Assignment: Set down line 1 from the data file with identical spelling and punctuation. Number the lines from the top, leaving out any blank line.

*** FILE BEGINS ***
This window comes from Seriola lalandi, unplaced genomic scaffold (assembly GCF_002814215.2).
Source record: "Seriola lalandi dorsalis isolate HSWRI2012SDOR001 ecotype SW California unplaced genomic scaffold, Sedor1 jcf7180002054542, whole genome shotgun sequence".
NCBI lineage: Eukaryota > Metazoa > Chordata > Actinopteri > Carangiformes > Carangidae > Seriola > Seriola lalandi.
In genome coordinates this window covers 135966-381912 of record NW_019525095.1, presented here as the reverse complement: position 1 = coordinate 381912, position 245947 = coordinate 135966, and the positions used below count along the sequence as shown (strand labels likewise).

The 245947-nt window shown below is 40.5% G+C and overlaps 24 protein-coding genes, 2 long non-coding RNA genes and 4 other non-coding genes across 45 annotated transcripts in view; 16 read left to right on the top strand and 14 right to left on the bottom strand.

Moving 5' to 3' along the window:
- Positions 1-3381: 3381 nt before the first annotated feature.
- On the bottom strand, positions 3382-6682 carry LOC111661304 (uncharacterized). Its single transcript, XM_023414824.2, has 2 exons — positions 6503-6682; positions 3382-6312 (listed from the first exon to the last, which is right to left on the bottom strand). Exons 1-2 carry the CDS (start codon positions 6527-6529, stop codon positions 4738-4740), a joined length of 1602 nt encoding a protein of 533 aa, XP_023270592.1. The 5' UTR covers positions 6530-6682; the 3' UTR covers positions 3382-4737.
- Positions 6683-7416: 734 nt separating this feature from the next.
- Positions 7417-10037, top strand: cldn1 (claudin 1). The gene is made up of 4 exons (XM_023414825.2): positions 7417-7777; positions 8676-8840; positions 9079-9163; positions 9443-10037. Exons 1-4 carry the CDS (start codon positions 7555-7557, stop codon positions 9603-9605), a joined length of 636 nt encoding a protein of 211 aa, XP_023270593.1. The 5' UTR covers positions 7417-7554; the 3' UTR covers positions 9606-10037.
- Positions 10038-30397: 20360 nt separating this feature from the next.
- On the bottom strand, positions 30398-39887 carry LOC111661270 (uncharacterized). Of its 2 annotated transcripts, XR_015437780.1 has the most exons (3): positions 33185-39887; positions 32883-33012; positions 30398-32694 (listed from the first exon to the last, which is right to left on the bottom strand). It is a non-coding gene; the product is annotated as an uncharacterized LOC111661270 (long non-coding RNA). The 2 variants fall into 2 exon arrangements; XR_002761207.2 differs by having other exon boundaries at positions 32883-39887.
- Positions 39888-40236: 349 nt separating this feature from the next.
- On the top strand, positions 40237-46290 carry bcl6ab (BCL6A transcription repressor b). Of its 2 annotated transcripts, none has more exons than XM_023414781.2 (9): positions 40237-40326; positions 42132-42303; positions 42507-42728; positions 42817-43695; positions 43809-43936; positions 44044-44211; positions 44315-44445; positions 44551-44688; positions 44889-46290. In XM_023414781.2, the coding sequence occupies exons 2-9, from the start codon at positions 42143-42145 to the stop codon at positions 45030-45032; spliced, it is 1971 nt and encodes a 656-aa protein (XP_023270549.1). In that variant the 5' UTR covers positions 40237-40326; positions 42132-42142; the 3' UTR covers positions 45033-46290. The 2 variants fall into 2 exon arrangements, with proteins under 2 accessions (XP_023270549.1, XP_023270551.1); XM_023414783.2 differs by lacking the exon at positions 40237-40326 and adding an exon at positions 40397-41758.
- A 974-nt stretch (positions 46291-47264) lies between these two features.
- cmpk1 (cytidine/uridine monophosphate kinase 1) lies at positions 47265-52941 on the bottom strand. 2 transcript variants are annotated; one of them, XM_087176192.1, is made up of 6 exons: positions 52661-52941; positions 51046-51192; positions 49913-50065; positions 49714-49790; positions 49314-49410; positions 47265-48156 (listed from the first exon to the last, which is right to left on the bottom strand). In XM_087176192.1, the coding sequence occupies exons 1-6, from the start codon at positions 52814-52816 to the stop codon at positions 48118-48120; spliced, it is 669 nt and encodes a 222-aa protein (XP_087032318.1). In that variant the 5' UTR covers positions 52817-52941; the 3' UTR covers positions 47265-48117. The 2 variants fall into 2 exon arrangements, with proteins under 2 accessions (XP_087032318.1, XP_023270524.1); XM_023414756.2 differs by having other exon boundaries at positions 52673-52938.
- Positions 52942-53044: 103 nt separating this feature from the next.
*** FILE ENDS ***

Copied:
This window comes from Seriola lalandi, unplaced genomic scaffold (assembly GCF_002814215.2).